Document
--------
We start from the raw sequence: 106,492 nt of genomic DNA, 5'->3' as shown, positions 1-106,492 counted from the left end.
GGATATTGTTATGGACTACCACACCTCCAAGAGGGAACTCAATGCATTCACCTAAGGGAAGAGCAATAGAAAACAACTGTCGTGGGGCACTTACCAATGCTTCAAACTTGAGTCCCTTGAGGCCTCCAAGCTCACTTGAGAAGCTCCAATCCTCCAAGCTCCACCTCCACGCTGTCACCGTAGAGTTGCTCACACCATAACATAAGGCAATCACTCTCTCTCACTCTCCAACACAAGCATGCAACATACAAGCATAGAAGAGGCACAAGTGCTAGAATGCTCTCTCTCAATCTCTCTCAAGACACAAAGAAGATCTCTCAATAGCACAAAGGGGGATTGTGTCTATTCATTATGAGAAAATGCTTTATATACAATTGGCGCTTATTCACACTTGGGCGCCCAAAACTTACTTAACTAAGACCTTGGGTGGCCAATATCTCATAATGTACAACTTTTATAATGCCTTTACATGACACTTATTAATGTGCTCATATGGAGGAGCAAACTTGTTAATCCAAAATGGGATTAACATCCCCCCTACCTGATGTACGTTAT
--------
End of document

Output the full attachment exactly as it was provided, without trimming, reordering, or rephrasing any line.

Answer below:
We start from the raw sequence: 106,492 nt of genomic DNA, 5'->3' as shown, positions 1-106,492 counted from the left end.
GGATATTGTTATGGACTACCACACCTCCAAGAGGGAACTCAATGCATTCACCTAAGGGAAGAGCAATAGAAAACAACTGTCGTGGGGCACTTACCAATGCTTCAAACTTGAGTCCCTTGAGGCCTCCAAGCTCACTTGAGAAGCTCCAATCCTCCAAGCTCCACCTCCACGCTGTCACCGTAGAGTTGCTCACACCATAACATAAGGCAATCACTCTCTCTCACTCTCCAACACAAGCATGCAACATACAAGCATAGAAGAGGCACAAGTGCTAGAATGCTCTCTCTCAATCTCTCTCAAGACACAAAGAAGATCTCTCAATAGCACAAAGGGGGATTGTGTCTATTCATTATGAGAAAATGCTTTATATACAATTGGCGCTTATTCACACTTGGGCGCCCAAAACTTACTTAACTAAGACCTTGGGTGGCCAATATCTCATAATGTACAACTTTTATAATGCCTTTACATGACACTTATTAATGTGCTCATATGGAGGAGCAAACTTGTTAATCCAAAATGGGATTAACATCCCCCCTACCTGATGTACGTTAT